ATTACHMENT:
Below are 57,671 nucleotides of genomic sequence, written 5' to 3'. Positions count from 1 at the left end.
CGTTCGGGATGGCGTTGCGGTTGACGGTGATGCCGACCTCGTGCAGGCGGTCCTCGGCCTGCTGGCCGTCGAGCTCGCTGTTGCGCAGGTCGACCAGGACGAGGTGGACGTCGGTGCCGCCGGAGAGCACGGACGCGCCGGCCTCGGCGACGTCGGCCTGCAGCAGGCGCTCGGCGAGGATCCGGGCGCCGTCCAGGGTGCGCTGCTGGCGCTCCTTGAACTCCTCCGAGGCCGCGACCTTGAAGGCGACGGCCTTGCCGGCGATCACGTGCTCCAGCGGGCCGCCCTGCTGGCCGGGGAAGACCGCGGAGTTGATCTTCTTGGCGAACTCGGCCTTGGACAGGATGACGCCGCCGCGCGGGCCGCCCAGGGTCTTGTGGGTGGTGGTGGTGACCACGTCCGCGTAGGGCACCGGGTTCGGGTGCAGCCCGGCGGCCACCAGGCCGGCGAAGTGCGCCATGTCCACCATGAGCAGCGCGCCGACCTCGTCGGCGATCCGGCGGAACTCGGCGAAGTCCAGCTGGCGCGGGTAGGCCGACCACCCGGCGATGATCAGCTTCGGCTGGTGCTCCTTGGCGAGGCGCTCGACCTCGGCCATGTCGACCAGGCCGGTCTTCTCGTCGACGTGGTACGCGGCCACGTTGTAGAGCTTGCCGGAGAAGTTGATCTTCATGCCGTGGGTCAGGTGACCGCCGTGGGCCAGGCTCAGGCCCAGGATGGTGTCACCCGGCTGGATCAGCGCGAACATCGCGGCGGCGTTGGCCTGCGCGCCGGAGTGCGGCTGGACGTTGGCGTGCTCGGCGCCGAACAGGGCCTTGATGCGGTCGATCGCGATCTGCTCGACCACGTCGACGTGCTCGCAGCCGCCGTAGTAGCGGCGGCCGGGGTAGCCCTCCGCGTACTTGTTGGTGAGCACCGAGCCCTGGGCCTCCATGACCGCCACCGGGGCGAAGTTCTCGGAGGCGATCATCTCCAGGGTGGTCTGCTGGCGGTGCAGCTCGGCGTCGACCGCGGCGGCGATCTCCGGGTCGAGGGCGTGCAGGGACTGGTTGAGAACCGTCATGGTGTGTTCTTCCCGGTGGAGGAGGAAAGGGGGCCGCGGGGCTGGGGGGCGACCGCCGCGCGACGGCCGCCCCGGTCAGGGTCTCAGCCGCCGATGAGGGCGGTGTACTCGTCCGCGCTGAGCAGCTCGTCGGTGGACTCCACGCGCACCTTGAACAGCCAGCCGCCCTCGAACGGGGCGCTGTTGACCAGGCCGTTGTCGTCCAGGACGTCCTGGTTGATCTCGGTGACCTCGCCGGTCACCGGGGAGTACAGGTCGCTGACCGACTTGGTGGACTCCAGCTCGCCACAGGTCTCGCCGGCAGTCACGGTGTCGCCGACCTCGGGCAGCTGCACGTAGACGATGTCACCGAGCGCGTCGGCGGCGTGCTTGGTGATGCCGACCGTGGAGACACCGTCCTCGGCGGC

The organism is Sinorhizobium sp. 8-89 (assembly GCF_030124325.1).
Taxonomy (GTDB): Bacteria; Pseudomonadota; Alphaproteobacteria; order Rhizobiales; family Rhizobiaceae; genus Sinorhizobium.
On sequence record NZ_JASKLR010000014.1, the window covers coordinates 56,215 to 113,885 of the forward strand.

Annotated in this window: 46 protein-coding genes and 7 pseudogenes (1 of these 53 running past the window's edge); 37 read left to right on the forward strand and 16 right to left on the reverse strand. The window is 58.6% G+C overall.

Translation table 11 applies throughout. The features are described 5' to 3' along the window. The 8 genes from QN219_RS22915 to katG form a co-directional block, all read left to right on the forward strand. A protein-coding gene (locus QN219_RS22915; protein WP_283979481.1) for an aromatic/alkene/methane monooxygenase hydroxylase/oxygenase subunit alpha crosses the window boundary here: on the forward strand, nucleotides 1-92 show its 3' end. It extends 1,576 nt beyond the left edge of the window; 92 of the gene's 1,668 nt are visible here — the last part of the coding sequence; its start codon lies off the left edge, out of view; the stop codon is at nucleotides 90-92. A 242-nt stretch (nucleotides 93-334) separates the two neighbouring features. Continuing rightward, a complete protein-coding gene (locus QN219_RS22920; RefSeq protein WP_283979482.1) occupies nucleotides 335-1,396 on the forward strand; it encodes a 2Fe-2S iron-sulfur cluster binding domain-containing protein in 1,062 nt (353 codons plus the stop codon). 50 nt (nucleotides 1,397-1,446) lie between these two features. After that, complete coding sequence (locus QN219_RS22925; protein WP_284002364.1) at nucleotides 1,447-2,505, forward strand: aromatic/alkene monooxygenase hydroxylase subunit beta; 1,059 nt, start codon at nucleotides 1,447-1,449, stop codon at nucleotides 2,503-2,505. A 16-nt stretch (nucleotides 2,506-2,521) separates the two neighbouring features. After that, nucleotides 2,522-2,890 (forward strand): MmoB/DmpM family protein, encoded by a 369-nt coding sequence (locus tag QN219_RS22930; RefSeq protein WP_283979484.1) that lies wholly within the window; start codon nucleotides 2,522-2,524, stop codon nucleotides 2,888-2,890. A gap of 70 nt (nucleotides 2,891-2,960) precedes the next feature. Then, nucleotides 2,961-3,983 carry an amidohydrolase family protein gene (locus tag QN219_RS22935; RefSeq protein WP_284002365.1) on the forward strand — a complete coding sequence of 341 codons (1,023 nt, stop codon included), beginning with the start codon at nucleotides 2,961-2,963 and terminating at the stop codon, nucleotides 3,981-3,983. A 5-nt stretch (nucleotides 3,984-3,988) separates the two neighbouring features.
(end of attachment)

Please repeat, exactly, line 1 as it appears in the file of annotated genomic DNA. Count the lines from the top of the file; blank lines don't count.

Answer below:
Below are 57,671 nucleotides of genomic sequence, written 5' to 3'. Positions count from 1 at the left end.